Primary tabs

"I wanted to use my education and skills in whatever way I could to contribute to Ghana’s development."

“Growing up in a liberal, middle-class household in Canada, I was taught that I could do or be anything. My father was black and my mother white—coming from Ghana and Britain respectively, but it was widely accepted to be of mixed-race descent and I never thought twice about it.

From an early age, my father’s passion and love for his country planted a seed and fueled my passion to one day discover my African roots. That’s why, in my early 20s I decided to travel to my father’s home country of Ghana to volunteer at a local hospital and connect with this side of my racial identity—or so I thought.

As a naïve young adult, I expected that I would quickly identify with Ghanaian culture and way of life, however, I soon learned that my cross-cultural and liberal upbringing set me apart. What I experienced instead were moments of culture shock and extreme feelings of rejection.

Twenty-seven years later and I’m still in Ghana. It was never my plan to permanently reside in West Africa, but the more I discovered about this beautiful country, the more I came to appreciate and recognize its potential as a developing nation. Despite some of the social challenges I faced as a bi-racial woman, I wanted to use my education and skills in whatever way I could to contribute to Ghana’s development.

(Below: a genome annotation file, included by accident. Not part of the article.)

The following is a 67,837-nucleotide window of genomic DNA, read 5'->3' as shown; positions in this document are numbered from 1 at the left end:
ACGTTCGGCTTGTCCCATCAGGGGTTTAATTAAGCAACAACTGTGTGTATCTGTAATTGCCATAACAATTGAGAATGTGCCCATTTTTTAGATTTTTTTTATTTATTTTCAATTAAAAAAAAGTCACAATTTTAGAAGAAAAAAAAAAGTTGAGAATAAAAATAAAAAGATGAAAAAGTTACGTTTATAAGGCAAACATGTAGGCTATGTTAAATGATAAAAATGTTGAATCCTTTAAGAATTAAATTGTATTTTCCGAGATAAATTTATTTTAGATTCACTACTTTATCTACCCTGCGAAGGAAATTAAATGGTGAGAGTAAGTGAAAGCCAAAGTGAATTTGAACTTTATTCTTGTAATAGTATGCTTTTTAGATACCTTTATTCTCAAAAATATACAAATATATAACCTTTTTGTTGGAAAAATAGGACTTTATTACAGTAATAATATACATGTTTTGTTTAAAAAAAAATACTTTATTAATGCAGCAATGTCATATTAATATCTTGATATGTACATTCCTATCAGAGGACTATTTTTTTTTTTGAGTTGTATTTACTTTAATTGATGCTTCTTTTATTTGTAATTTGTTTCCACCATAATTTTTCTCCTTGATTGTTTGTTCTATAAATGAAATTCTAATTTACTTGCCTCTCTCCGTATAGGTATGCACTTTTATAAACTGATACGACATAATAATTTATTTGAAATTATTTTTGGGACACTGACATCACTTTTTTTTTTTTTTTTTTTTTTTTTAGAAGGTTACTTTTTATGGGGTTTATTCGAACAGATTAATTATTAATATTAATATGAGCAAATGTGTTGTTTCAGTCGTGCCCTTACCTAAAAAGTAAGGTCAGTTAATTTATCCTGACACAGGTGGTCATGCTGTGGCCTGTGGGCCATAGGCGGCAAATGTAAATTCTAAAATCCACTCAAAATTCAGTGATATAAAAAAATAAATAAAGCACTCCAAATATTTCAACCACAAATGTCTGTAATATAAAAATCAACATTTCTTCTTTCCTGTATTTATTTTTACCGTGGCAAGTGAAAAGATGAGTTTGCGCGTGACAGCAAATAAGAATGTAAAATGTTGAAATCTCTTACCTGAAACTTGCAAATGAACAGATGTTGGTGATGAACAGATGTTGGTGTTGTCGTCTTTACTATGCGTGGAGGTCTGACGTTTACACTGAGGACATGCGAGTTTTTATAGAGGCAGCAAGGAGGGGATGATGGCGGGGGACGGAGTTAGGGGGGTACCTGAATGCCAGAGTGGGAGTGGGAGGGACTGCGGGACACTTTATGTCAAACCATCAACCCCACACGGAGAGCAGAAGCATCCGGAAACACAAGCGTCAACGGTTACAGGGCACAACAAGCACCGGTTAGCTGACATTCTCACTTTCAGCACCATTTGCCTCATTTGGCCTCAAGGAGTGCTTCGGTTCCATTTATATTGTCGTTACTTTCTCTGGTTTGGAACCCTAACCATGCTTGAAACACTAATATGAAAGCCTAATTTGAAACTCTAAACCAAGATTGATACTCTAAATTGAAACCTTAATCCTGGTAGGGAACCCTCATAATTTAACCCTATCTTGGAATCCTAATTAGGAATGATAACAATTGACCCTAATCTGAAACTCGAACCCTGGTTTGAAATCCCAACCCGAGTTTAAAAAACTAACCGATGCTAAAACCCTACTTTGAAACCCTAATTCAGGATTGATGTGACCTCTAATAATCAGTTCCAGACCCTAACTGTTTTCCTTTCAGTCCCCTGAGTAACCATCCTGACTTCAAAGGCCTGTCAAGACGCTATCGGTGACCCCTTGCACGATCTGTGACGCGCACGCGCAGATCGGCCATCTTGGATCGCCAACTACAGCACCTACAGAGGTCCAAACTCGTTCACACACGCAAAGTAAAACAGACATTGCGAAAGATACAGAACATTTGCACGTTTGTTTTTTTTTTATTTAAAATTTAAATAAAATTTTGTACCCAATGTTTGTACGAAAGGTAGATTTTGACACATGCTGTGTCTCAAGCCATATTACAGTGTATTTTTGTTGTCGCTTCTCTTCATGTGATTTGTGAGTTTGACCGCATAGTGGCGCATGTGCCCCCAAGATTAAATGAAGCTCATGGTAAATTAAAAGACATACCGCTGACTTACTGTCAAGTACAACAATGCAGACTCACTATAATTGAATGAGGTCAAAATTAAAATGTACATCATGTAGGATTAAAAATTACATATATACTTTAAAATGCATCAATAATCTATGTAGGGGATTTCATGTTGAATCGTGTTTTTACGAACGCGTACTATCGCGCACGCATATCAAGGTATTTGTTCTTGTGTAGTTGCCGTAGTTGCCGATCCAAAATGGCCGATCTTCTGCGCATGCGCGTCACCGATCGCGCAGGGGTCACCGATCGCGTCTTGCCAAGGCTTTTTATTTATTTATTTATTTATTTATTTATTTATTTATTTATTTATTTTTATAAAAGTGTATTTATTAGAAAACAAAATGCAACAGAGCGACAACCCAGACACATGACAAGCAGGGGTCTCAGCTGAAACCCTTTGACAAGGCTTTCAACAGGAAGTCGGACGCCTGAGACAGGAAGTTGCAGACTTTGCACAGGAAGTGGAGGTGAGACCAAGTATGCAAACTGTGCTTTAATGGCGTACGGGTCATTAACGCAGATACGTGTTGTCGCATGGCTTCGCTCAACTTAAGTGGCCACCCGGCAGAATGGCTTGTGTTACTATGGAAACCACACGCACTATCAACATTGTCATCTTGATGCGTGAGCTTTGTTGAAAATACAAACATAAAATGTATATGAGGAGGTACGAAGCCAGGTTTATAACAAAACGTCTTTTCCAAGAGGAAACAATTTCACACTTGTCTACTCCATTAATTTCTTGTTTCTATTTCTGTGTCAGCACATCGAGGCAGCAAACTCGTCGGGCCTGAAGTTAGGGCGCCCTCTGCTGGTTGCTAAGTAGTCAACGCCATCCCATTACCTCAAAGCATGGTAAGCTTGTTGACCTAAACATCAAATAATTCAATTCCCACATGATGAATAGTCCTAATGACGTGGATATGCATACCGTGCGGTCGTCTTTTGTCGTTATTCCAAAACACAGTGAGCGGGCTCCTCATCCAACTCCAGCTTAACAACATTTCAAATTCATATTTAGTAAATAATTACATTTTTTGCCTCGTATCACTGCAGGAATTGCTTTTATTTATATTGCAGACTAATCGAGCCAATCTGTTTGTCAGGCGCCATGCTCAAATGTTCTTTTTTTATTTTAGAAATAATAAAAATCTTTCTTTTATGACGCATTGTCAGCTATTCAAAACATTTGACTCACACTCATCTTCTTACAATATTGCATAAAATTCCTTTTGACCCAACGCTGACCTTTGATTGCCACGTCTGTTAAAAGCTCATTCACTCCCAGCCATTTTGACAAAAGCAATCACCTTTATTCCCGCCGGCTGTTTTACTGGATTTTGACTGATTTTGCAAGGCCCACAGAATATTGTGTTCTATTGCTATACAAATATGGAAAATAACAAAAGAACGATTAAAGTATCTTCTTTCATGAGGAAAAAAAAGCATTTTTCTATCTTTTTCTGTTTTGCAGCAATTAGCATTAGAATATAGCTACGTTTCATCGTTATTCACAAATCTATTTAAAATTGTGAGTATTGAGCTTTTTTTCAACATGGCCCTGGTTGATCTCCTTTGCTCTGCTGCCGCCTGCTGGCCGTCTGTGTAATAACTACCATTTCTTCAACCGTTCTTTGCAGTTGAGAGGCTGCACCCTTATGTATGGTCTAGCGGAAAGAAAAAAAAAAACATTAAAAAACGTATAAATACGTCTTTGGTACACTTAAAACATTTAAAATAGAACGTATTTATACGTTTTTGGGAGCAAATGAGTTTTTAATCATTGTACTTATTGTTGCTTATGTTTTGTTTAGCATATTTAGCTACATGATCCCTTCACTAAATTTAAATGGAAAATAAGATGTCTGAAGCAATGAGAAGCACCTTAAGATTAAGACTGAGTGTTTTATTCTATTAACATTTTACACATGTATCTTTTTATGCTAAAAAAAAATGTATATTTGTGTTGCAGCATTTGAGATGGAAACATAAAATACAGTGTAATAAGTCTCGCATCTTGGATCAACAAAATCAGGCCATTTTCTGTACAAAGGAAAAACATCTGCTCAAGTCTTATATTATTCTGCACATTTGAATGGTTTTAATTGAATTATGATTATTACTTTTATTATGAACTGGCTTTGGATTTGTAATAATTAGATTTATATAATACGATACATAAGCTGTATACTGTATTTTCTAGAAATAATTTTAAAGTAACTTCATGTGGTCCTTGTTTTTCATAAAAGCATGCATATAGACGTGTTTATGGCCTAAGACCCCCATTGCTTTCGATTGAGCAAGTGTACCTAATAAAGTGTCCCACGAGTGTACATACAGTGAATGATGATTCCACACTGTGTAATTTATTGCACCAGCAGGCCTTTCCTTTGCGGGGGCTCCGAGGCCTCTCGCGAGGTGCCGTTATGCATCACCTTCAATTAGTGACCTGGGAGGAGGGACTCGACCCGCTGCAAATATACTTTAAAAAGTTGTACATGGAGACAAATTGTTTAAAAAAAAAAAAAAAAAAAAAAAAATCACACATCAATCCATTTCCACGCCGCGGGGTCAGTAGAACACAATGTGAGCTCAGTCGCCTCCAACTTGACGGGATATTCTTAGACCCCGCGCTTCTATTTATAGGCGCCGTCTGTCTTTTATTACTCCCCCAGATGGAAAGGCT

During my volunteer placement in primary healthcare, I saw the gaps that existed in the healthcare industry as potential opportunities. I began by providing simple services that promoted fitness and as things took off, I expanded to include services that promoted health, nutrition and overall well-being.

While my business was doing well, it didn’t come without its challenges. At times I wondered if it was worth it; if I was really making an impact on people’s lives. But then something small would happen that would reaffirm my path. A stroke victim would thank me for helping him recover; a ballet student would give me the biggest hug after returning from summer break; or a gym member would say to me “my wife would have left me if it weren’t for that conversation we had after yoga class.”

Nearly thirty years have passed since I first came to Ghana and I’m still going strong. Not only am I an entrepreneur—I’m a wife, a mother, a philanthropist and most importantly a proud Ghanaian who sees Ghana as home and is committed to ensuring that this country… my country lives up to its potential. Now that I think about it, I realize that regardless of where I chose to settle (whether it was Canada or Ghana), I was going to have to adapt in order to grow as a professional and as an individual.  

I’ve learned that you have to relish in the positive aspects of your migration journey to turn the challenges into triumphs.”

10,217 kmfrom home
Current Country: 
Country of Origin: 

Share this story:

This migrant's life story touches on the following Sustainable Development Goal(s):